I ran into a similar issue and it lead me here so I just wanted to leave my solution for anyone who experiences the same.

I found that if I ran cat /tmp/list.txt the file would be empty, even though I was certain that there were contents being placed immediately in the file. Turns out if I put a sleep 1; just before the cat /tmp/list.txt it worked as expected. There must have been a delay between the time the file was created and the time it was written, or something along those lines.

My final code:

while [ ! -f /tmp/list.txt ];
do
    sleep 1;
done;
sleep 1;
cat /tmp/list.txt;

Hope this helps save someone a frustrating half hour!

1
  • 1
    In your specific use case, I would opt for while ! [ -s /tmp/list.txt]; do sleep 1; done; cat /tmp/list.txt<br/> -s in while checks is the file is not 0 bytes, so this negates it to keep looping until it has data written. Alternatively, until is a good option too: until [ -s /tmp/list.txt ]; do sleep 1; done; cat /tmp/list.txt
    – BryanC
    Commented Aug 1, 2023 at 0:20
1

Like @zane-hooper, I've had a similar problem on NFS. On parallel / distributed filesystems the lag between you creating a file on one machine and the other machine "seeing" it can be very large, so I could wait up to a full minute after the creation of the file before the while loop exits (and there also is an aftereffect of it "seeing" an already deleted file).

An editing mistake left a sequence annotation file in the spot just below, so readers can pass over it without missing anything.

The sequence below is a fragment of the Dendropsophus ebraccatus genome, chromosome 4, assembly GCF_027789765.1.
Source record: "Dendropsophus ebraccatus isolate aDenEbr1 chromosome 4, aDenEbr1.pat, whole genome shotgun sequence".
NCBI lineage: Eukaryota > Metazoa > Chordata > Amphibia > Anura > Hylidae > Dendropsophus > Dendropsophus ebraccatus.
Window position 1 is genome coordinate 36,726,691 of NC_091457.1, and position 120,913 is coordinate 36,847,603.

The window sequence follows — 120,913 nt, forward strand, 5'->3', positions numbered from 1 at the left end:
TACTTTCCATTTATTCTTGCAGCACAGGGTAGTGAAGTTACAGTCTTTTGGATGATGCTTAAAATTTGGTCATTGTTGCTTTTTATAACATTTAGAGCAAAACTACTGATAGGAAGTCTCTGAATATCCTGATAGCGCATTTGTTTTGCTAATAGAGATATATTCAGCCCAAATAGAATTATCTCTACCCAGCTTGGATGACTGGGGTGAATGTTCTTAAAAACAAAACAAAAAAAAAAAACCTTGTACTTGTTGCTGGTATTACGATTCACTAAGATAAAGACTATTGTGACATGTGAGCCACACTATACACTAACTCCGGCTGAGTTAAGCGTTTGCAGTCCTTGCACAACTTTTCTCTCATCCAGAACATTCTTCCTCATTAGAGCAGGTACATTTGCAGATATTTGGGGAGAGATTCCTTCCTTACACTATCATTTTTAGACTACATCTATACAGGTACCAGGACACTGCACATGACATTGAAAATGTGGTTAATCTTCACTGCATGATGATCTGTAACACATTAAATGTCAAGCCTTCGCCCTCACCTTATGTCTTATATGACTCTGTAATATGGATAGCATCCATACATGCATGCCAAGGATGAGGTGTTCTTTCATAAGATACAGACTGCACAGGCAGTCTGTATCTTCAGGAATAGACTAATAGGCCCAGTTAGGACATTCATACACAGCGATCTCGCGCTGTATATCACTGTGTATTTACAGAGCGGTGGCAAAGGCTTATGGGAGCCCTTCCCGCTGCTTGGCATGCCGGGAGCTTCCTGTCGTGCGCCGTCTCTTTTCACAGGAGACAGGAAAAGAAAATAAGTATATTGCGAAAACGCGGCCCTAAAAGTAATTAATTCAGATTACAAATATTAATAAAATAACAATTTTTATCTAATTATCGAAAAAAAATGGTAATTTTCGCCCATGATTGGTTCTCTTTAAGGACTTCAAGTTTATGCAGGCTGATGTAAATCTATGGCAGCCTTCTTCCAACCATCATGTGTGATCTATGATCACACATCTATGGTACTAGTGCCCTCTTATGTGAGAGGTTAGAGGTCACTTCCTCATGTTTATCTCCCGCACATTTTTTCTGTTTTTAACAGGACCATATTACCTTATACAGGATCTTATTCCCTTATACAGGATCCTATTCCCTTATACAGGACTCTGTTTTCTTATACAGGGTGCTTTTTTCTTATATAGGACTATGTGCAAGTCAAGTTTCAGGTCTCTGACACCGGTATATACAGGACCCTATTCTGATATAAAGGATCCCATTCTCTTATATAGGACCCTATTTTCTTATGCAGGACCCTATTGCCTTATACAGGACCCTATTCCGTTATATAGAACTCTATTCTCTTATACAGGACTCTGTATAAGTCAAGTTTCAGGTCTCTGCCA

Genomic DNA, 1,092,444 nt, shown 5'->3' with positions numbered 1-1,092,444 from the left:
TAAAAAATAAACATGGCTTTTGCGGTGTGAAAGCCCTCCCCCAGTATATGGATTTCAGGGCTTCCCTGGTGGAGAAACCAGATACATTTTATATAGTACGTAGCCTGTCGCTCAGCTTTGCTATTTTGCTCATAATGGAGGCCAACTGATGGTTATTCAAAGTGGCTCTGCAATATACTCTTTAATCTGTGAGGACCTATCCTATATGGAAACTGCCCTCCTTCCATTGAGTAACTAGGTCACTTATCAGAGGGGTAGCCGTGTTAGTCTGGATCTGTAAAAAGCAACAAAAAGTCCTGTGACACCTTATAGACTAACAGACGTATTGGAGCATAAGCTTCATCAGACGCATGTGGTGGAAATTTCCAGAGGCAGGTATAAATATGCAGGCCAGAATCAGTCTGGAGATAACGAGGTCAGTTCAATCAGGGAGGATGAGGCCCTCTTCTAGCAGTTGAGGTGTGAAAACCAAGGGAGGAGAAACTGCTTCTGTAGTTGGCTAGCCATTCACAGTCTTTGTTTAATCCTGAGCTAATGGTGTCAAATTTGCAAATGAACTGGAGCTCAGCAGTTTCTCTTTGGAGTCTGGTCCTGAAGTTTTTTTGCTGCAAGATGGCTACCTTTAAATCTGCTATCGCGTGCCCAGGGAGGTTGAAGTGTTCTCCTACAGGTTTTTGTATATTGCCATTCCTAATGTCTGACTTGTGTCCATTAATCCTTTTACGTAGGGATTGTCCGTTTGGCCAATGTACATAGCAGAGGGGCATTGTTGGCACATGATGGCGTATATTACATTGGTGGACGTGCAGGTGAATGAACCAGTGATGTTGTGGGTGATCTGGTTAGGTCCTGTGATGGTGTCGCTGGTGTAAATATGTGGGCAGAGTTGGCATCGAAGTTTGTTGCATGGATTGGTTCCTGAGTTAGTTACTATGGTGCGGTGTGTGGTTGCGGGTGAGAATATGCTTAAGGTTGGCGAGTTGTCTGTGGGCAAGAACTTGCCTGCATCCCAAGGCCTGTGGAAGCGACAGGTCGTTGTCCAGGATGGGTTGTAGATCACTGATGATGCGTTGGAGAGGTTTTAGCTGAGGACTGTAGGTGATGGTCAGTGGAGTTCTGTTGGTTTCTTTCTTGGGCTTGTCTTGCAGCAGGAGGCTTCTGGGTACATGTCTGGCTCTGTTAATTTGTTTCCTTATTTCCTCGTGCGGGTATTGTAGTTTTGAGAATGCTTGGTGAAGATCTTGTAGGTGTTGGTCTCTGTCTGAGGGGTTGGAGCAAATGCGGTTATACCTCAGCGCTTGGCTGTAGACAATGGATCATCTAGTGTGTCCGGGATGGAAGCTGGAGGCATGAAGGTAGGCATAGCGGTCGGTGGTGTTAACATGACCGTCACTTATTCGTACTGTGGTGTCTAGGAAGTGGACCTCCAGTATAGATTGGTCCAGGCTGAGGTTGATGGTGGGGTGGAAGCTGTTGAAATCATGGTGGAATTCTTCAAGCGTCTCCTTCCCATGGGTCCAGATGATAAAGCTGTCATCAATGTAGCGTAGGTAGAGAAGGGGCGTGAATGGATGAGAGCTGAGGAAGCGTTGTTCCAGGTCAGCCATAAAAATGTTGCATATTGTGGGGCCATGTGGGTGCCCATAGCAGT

This creates the illusion that the script "doesn't work", while in fact it is the filesystem that is dropping the ball.

This took me a while to figure out, hope it saves somebody some time.

PS This also causes an annoying number of "Stale file handler" errors.

1

works with bash and sh both:

touch /tmp/testfile
sleep 10 && rm /tmp/testfile &
until ! [ -f /tmp/testfile ]
do
   echo "testfile still exist..."
   sleep 1
done
echo "now testfile is deleted.."
-3

do it like this

while true
do
  [ -f /tmp/list.txt ] && break
  sleep 2
done
ls -l /tmp/list.txt